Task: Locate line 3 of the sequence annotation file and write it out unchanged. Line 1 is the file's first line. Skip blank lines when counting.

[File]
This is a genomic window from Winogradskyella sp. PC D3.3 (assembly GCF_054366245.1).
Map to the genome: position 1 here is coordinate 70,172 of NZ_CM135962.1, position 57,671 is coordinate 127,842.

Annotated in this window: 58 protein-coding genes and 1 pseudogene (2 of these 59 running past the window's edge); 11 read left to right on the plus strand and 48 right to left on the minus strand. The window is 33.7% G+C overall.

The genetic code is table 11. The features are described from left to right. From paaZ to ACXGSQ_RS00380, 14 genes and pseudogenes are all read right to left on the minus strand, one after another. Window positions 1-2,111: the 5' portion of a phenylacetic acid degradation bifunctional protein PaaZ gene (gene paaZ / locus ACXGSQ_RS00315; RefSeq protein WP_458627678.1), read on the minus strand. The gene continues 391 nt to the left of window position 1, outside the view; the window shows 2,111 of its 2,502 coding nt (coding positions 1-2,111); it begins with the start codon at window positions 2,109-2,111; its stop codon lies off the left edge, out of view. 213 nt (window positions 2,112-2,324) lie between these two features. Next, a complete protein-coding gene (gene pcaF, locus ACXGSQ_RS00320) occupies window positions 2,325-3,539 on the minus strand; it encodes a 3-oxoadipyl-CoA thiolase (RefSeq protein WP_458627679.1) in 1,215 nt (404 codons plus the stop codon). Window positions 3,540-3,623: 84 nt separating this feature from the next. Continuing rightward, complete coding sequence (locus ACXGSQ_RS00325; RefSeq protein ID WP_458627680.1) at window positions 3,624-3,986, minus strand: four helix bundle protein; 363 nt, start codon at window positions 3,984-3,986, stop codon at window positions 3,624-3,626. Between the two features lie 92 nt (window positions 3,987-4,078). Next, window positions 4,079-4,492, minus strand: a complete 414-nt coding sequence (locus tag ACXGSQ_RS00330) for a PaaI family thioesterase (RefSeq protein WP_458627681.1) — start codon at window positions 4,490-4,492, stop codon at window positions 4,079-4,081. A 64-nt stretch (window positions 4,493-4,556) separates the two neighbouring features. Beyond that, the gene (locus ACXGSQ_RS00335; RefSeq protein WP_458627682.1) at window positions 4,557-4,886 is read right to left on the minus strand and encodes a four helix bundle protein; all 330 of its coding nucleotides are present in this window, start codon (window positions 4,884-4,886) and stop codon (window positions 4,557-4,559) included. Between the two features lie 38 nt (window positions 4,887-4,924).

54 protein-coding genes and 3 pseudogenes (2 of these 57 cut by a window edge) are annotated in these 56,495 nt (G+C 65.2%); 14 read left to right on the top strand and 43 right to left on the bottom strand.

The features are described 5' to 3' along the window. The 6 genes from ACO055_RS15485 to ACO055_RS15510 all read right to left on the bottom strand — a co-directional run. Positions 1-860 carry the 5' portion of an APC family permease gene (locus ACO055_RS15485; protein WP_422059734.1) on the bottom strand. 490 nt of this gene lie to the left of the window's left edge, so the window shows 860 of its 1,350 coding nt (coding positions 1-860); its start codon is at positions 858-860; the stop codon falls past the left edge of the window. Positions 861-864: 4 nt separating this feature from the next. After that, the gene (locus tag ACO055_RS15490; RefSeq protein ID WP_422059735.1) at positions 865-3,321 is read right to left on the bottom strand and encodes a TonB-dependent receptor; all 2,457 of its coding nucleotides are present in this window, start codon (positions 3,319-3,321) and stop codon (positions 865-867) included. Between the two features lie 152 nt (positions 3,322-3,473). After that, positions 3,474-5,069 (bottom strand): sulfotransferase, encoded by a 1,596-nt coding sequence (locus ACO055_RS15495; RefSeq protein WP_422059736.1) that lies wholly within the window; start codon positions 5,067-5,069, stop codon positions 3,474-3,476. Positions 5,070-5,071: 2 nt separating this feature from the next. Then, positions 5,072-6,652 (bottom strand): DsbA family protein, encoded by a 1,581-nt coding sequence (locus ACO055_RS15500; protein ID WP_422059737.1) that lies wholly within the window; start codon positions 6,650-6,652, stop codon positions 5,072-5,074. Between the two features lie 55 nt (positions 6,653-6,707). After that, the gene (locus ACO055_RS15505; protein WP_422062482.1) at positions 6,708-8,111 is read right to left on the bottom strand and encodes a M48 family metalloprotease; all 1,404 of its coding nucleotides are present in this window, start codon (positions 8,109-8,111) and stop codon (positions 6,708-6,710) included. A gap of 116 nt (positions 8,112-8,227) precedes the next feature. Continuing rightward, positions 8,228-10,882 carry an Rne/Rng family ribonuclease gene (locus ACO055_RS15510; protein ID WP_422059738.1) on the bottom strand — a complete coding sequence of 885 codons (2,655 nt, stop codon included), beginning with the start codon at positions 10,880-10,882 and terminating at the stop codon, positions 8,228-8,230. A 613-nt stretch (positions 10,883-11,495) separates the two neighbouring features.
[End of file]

Annotated in this window: 58 protein-coding genes and 1 pseudogene (2 of these 59 running past the window's edge); 11 read left to right on the plus strand and 48 right to left on the minus strand. The window is 33.7% G+C overall.